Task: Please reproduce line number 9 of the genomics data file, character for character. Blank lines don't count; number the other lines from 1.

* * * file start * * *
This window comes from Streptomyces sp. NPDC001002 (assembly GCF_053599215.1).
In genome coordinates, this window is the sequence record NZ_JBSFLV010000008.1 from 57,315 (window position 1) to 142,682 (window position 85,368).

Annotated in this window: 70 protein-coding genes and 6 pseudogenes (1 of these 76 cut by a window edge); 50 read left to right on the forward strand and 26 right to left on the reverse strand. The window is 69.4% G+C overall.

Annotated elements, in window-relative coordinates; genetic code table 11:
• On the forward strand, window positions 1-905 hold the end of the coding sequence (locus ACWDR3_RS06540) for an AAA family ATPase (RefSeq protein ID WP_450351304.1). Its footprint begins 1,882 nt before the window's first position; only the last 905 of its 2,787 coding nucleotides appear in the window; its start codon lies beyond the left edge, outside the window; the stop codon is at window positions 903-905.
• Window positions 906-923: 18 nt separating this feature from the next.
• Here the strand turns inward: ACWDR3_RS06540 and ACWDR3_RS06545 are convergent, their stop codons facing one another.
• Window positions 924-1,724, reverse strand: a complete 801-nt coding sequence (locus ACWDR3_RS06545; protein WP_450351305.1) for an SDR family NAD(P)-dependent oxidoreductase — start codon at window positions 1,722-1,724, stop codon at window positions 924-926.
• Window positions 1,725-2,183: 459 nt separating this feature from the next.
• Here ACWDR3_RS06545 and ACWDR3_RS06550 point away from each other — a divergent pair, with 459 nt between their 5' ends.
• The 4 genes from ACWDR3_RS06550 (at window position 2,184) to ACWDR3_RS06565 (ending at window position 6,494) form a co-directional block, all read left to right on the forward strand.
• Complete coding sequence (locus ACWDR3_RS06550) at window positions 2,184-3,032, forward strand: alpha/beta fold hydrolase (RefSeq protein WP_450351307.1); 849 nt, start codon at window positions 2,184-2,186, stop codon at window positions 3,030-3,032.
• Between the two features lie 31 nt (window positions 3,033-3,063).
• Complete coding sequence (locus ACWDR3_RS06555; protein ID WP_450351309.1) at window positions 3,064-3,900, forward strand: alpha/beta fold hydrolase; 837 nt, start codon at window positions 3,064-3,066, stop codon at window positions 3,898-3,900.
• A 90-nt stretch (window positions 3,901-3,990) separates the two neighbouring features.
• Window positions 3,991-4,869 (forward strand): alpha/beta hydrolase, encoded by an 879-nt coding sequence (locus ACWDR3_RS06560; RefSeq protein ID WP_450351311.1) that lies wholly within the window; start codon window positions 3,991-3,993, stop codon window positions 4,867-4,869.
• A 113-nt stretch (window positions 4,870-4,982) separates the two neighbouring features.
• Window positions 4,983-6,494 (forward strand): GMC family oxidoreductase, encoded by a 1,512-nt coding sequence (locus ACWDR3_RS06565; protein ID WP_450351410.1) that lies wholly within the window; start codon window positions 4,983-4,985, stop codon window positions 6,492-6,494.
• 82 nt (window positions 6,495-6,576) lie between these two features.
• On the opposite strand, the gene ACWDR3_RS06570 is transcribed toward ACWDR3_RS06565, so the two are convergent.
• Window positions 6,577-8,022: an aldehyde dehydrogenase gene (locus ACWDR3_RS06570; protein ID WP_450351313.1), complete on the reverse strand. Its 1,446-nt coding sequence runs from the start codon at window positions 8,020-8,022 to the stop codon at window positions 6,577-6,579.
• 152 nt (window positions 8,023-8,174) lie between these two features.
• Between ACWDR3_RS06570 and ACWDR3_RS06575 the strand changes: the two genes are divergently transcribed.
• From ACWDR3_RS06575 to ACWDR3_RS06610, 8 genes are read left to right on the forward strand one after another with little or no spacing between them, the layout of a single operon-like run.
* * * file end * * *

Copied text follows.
• Window positions 1,725-2,183: 459 nt separating this feature from the next.